Another problem is that as soon as we slap a label on something, we tend to quit thinking about it. “Oh, that’s a Conservative idea” – even though there is nothing inherently wrong with conservatism in the dictionary sense.

      • “Conservatism” is the worst, even worse than “socialism”. The same word can be used to describe the doctrines of “steady progress with intelligent precautions” and of “obstinate resistance to change”. Each of which naturally comes with many different flavours.

      • @Daniil –

        I think we’re in agreement here … so long as we agree on the definitions of “think” and “agreement”

        😀 🙂 😀 ¯\_:-)_/¯

  3. An additional aspect of totalitarianism? In totalitarian regimes “othering” is baked into the mix. In capitalism, the SECOND you lose your job–regardless of whether that job loss is due to incompetence or indifference or laziness or market forces beyond your control–you are shunted toward the bottom of the pile.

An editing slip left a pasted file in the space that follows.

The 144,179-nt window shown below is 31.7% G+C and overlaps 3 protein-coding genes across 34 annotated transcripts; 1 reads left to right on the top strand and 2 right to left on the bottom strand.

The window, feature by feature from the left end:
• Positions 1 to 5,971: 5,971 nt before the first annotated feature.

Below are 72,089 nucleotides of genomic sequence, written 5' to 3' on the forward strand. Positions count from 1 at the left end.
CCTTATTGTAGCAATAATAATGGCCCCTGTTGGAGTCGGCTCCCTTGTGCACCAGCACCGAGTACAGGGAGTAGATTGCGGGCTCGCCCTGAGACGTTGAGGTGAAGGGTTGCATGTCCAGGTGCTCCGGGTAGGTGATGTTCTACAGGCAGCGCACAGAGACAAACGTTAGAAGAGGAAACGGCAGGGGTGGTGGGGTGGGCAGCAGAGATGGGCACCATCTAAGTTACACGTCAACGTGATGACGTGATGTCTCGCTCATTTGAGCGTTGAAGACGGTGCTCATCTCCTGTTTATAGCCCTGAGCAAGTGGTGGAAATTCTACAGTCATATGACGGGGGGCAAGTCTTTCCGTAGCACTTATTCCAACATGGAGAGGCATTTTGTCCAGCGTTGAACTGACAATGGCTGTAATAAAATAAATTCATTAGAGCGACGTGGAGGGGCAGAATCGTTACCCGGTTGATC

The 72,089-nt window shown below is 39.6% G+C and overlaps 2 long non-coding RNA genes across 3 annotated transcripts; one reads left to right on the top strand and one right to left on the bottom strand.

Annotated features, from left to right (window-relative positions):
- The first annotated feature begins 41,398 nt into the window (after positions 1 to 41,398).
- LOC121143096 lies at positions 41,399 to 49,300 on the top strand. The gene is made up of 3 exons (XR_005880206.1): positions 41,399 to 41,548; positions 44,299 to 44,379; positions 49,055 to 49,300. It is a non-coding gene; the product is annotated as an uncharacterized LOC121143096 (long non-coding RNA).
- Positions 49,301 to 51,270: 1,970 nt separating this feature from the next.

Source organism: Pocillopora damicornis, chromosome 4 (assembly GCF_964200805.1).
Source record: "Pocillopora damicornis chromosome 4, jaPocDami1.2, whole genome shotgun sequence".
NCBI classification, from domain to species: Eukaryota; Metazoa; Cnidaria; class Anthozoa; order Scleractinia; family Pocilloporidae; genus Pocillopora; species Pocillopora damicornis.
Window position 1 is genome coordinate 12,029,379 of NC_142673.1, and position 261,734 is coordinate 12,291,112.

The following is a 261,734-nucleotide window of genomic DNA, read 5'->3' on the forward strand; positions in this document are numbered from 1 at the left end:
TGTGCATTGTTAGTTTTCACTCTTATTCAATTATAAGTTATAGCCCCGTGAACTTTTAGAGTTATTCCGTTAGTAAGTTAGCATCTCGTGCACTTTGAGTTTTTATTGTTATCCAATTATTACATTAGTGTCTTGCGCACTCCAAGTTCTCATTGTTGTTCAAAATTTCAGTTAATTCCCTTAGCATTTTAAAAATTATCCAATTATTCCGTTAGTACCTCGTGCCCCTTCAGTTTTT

Unemployment benefits? Ask anyone who has gone through the unemployment office. You are instantly “othered” into either being a simpleton, lazy, a lazy simpleton, a freeloader, etc. You are ordered to provide documentation on your job search activities (this often amounts to nothing more than three searches a week). The documentation is simply to reinforce the argument that you are worthless and not to be trusted. Once you run through your benefits, that’s it. If you have any questions, the staff treats you like you’re trying to scam them out of something.

    Bills? Expect to be lectured–overtly and covertly–about how you need (hand clap) to (hand clap) stick (hand clap) to (hand clap) a (hand clap) budget (hand clap). (Repeat as though you’re an infant.) Ditto rent. Ditto health insurance. Ditto groceries. Ditto utilities.

    Our capitalist society consists of workers who toil for pennies and the “others” who get what they deserve for not working.

    The fix? Simple. Two-prong approach.